From: "Gershon Dubin" <gershon.dubin@juno.com>
Two R"H Questions

1. When did Beis Din begin to take "Lo ADU Rosh" into account for kevias

2. Assuming that R"H was often one day, especially before RYBZ, was the
kerias haTorah what we now read the first day or the second day?


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Date: Mon, 3 Oct 2005 13:31:59 -0400
From: <myb@yeshivanet.com>
Re: Bnos Lot

R' Mordechai Cohen wrote:
> Avigdor Feldstein writes that the gemarah in Horiyos 10b uses them as an
> example of tzadikim yeilchu bom..

> of course you are correct, and this is what I was saying. unfortunately
> you repunctuated (and thus misunderstood) my comments. i wrote... m'guneh
> or m'chuar yes, but not asur. i meant... this act is m'guneh/m'chuar,
> but this act is not asur midinah. this is explicitly stated by the ramban
> that i quoted, ayain sham.

What the Ramban writes is that this act was m'chuar "in the eyes of that
generation", and was never done before. Not m'chuar in the eyes of HKBH,
as the Ramban calls them "tznuos".

If what they had done is mutar al pi din, AND they did it leshem shomayim
how in the world can it be called m'chuar?

 - Avigdor Feldstein

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Date: Mon, 3 Oct 2005 09:46:59 -0400
From: "Shinnar, Meir" <Meir.Shinnar@rwjuh.edu>
RE: Shemona Perakim

>> It should also be remembered that it is pshat in the Shmona prakim,
>> as well as elsewhere, that the rambam viewed most of hilchot arayot
>> (whether this also applied to MZ can be debated, but I think is also true)
>> as hukkim - comparable to not eating hazir - which is why the gmara could
>> describe amoraim who suffered temptation of arayot (and overcame them)
>> - because there is nothing intrinsically wrong about arayot except that
>> hashem forbade them, while hilchot mamonot is (according to the rambam)
>> something that no good person should be tempted to transgress...

> Please note that Rambam does NOT here accept the distinction between
> "hukkim" and "mishpatim." He say that this distinction is held by 
> those who have succumbed to the "illness of the Kalam."

WADR to Rav Carmy, whose knowledge of rambam does exceed mine, one diyuk

It is true, as Rav Carmy points out, that the rambam does not accept
the idea of mitzvot sichliyot - mitzvot which reason commands (part of
the whole issue of natural law) - as formulated in saadya.

However, he does accept the notion of mitzvot mefursamot - those which
are well known and accepted by all moral people. Furthermore, he says
that chachamim call those mitzvot which are not mefursamot hukkim.
Therefore, he seems to accept the distinction between hukkim and
mishpatim - even though the basis of the distinction is not the commonly
stated one of rational versus nonrational mitzvot. His statement about
those who "succumbed to the "illness of the kalam" applies to those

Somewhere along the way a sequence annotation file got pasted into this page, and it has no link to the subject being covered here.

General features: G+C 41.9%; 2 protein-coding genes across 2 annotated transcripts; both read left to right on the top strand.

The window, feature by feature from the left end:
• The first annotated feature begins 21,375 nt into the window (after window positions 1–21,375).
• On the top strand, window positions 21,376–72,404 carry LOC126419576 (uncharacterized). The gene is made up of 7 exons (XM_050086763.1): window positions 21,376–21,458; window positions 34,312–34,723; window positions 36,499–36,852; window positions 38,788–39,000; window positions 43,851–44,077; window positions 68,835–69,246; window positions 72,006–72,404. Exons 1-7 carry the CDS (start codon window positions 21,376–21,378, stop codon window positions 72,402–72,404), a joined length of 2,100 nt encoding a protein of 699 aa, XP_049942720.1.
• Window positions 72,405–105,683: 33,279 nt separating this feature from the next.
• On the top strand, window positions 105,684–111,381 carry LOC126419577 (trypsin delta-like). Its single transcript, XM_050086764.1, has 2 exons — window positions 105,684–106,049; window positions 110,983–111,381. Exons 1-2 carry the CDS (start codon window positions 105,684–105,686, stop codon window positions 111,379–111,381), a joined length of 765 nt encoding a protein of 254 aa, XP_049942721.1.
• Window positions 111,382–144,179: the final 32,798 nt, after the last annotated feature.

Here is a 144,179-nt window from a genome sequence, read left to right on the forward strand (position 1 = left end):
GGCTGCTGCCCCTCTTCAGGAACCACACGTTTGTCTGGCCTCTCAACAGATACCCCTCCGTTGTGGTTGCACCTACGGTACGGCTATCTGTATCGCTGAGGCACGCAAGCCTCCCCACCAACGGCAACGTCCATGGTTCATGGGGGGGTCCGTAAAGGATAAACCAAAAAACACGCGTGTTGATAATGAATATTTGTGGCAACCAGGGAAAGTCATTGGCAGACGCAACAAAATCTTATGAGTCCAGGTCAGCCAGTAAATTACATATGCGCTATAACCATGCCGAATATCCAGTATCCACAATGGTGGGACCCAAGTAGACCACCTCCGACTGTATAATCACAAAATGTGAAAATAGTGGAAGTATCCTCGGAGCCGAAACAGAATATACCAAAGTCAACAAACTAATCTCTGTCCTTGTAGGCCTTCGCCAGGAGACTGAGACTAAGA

who make the distinction between sichliyot and shemaiyot - not those
who distinguish between hukim and mishpatim.

I never argued that the rambam viewed hilchot mamonot as rational (or
sichliyot), and arayot as nonrational - but rather, that he viewed hilkhot
arayot as a hok The main implication for being classified as a hok is
that a ta'ava for transgressing a hok is not viewed as a deficiency in
the individual - while a ta'ava for transgressing one of the mefursamot
reflects a defect in the individual. I would argue that this gradation
should reflect how we treat those who succumb to their ta'ava.

Meir Shinnar 

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Date: Mon, 3 Oct 2005 13:12:33 -0400
From: carmy@ymail.yu.edu
RE: Shemona Perakim

Meir Shinnar writes:
> However, he does accept the notion of mitzvot mefursamot - those which
> are well known and accepted by all moral people... His statement about
> those who "succumbed to the "illness of the kalam" applies to those
> who make the distinction between sichliyot and shemaiyot - not those
> who distinguish between hukim and mishpatim.

This is correct as far as it goes. Mefursamot is not the same as our
"rational." I have a more complicated view about what the Rambam does
mean in Shemona Perakim but it's not in print. (A similar position may be
discerned in the writings of my teacher R Walter Wurzburger zt"l. ve-ein
kan makom l'haarikh)

> I never argued that the rambam viewed hilchot mamonot as rational (or
> sichliyot), and arayot as nonrational - but rather, that he viewed hilkhot
> arayot as a hok The main implication for being classified as a hok is
> that a ta'ava for transgressing a hok is not viewed as a deficiency in
> the individual - while a ta'ava for transgressing one of the mefursamot
> reflects a defect in the individual. I would argue that this gradation
> should reflect how we treat those who succumb to their ta'ava.

Precisely. And that's why I stressed that my observation about Rambam's
taamei ha-mitzvot does not affect Meir's argument about the morality
of desire.

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Date: Wed, 5 Oct 2005 21:11:35 -0400
From: "S & R Coffer" <rivkyc@sympatico.ca>
RE: statistics

On October 2, 2005 Eli Turkel wrote:
> According to those shitot that every human (at least) is governed
> strictly by his mitzvot vs sins how does one account for the use od
> statistics to measure the influence of almost everything on mortality
> rates. This implies that smoking/eating too much and all sort of other
> habits decreases ones expected life span independent of mitzvot.

And smoking/eating too much is a neutral activity? The Rambam talks
at length about proper eating habits. If one chooses to ignore common
sense and destroy his body with inappropriate eating/smoking habits,
it is a sin. V'nishmartem meod l'nafshoseichem. The punishment for this
type of sin is that one becomes a "statistic". This idea is encapsulated
in the maamar Chazal "hakol beeday shamayim chutz meyzinin u'pachim".

Gmar Chasima Tova
Simcha Coffer